Concretely, this means that we must not encourage monocultures, whether it is in agriculture (growing only one kind of crop on huge fields), in economy (having just a few big businesses trusting the all world with their food, clothes, furniture and so on), in energy (relying on fossil fuels), etc. It is too fragile.

We need to develop greater autonomy and diversity everywhere: organic food systems, local renewable energy, strong local economies with a lot of diverse independent businesses and to link all these territories to each other to have millions of local, ecological, economies interconnected.

Cyril has presented Tomorrow across the globe, including screenings at screened at the UN in NYC and at the European Parliament, during the COP21 in Paris.

Please describe your personal feelings on the importance of conveying Tomorrows message, and what impact you hope for it to have upon its audience?

We may face the biggest challenge human race has ever experienced. So, to me, nothing could be more important than empowering people to fix our ecological, social and economic problems! To do so, we tried to do something different from scary, depressing, and catastrophic documentaries pointing fingers at culprits.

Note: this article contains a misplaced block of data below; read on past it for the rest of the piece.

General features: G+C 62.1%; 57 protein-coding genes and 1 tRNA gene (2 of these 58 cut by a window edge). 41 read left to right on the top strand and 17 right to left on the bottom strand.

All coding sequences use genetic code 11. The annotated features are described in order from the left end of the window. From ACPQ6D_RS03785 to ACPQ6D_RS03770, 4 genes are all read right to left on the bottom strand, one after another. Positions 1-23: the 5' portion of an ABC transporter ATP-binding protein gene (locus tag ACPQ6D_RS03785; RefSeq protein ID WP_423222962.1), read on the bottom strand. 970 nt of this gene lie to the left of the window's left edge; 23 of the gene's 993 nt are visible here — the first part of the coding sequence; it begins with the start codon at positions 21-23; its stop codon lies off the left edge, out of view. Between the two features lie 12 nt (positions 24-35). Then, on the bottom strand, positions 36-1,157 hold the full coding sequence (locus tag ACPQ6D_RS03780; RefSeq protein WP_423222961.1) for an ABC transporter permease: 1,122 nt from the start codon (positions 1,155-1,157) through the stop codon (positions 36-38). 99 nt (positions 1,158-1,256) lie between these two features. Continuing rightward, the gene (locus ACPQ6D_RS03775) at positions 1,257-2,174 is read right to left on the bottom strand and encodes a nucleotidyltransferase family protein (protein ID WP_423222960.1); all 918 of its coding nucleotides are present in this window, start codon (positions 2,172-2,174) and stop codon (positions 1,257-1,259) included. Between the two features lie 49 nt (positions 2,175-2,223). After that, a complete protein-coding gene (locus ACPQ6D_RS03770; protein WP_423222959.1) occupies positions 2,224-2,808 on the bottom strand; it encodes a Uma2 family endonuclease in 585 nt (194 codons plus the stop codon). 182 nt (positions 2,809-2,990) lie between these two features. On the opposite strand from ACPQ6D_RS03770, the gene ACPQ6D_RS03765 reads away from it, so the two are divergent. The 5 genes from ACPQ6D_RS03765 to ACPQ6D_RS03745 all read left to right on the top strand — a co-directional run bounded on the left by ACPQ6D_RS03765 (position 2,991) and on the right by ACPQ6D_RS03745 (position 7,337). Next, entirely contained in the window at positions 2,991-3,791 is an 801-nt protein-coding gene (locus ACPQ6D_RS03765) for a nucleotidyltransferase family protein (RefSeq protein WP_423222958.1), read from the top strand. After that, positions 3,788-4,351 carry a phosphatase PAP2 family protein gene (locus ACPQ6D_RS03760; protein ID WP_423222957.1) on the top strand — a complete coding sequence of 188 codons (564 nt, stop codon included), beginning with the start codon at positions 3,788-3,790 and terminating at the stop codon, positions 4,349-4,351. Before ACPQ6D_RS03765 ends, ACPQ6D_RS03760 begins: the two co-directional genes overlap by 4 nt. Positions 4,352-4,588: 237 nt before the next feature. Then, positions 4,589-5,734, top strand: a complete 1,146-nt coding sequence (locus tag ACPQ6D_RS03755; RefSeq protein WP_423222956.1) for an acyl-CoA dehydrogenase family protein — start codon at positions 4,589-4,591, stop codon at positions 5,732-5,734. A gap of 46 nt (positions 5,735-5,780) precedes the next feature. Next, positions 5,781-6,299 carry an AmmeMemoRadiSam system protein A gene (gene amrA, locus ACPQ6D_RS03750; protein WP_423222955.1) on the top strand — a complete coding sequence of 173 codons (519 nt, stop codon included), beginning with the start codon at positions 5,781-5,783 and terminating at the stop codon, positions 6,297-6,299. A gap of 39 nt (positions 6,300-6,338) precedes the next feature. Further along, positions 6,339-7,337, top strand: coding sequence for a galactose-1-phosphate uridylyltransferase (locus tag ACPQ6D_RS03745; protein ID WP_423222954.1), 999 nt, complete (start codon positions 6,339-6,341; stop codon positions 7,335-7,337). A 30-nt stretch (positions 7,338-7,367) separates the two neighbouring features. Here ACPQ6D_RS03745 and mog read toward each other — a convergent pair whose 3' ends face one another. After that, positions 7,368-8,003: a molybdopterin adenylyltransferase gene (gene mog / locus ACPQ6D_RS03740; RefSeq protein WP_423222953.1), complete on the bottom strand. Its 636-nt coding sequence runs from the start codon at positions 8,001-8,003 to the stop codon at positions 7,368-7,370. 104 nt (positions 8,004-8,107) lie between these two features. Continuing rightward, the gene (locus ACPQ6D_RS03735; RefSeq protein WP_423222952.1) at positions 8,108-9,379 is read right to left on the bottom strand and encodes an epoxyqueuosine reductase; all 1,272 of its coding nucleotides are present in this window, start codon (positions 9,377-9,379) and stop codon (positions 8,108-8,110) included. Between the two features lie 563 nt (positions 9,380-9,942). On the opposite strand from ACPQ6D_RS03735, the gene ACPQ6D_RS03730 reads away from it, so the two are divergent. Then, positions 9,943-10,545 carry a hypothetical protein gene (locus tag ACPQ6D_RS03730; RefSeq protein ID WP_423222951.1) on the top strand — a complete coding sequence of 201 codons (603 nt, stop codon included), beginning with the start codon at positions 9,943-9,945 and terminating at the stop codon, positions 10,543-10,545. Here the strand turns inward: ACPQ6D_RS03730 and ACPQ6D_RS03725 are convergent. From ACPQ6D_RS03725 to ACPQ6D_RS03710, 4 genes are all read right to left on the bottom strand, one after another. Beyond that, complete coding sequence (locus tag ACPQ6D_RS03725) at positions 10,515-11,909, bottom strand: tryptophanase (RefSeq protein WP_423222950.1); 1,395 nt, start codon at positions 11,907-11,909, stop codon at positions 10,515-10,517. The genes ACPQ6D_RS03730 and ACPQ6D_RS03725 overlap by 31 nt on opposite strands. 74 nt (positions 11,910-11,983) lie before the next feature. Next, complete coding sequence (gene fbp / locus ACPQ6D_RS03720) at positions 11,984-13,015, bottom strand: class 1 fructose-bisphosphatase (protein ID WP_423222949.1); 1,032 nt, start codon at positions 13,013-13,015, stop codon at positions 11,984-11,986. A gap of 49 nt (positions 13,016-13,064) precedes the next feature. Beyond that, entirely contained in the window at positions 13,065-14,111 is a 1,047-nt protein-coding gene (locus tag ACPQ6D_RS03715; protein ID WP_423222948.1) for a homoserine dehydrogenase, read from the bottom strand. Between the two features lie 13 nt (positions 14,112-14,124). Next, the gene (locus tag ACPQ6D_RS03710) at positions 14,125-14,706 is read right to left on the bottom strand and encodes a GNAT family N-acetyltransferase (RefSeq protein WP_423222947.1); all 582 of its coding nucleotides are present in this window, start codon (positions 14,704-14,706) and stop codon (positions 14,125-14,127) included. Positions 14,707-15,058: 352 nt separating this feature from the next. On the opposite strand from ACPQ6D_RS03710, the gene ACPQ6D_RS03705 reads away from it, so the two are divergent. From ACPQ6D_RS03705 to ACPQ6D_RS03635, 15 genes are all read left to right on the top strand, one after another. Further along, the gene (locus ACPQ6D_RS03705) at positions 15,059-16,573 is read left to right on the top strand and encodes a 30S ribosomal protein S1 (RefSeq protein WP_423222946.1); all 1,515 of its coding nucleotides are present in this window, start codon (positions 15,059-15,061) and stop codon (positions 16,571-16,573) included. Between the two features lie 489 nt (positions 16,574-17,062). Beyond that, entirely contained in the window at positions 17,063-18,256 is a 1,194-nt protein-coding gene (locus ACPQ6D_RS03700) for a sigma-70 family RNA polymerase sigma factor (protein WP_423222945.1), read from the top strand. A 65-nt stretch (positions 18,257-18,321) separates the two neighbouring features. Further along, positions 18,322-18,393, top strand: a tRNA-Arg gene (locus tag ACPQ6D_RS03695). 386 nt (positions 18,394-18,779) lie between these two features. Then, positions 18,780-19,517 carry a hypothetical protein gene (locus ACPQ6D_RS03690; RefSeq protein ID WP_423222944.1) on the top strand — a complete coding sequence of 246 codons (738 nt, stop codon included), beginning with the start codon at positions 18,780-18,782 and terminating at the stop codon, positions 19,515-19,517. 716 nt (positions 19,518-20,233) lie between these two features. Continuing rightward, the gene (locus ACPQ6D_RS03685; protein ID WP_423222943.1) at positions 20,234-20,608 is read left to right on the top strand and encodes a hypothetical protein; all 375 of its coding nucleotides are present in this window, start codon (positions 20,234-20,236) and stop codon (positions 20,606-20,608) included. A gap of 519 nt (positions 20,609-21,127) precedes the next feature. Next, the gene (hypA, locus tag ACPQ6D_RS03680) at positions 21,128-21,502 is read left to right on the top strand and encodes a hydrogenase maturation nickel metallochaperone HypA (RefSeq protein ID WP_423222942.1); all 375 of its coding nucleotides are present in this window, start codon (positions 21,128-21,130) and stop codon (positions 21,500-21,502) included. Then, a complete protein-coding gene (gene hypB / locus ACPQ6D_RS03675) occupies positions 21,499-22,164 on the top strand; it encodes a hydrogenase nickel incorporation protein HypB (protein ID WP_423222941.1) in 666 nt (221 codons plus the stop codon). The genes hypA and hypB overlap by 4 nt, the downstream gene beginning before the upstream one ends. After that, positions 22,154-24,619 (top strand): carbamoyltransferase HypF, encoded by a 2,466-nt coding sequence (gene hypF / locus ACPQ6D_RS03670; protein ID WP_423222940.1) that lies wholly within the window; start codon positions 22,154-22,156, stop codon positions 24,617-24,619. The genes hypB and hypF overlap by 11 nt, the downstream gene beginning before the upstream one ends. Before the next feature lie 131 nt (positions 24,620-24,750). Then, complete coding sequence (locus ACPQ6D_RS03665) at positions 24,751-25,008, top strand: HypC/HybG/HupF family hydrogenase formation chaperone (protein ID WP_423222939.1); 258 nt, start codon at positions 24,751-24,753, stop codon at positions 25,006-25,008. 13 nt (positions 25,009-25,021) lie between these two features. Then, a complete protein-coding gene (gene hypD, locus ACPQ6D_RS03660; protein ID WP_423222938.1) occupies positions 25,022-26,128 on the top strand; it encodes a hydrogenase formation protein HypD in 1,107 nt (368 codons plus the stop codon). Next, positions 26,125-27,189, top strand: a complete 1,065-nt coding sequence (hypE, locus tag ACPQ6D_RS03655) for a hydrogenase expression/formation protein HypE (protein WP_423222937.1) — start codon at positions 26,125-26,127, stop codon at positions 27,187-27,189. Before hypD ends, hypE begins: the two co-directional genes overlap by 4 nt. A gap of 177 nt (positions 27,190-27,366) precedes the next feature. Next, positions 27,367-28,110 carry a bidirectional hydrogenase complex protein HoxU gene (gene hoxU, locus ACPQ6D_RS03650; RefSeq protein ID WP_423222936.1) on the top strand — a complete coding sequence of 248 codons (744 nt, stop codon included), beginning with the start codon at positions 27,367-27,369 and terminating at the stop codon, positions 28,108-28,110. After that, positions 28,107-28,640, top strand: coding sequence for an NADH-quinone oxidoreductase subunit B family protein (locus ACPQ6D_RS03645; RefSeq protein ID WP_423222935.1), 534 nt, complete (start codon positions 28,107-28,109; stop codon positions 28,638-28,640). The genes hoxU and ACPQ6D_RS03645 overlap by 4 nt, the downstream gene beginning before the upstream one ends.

I think Tomorrow is the first 100% solution-oriented documentary about ecology, economy, education, democracy… It carries another vision for the future. It is also trying to tell a story, our story: young parents preoccupied by the future of their children, trying to find new ways to make the world a better place. We wanted the movie to be pedagogical but as the same time moving and pleasant to watch with a lot of music, nice photography.

It has been released in more than 20 countries already and had a lot of impact in France, Belgium, Switzerland, and Canada where it has been seen by almost two million people… It’s been screened at the UN in NYC, at the European Parliament, during the COP21 in Paris.

We continuously receive hundreds of messages of women and men telling us what they’ve been doing after seeing the movie. We even opened a section on the French website called « the day after tomorrow » to collect these stories and actions. People start permaculture gardens, change their electricity supplier, move their money to local or ethical banks, start new jobs to be useful to their community or to the planet, some businesses are being launched, some local governments are taking actions… It would take a book to tell everything! So I hope it will happen in the US also.

 Final words to convey to the audience?

Just that we have the power to change the world if we want to.

You can follow Cyril and his work on Twitter, Facebook or on his website. All that’s left now is to say thank you to Cyril and the many other who worked tirelessly on Tomorrow to share with us a message which many would consider the most urgent problems facing our planet to date. We hope you all go out and watch it!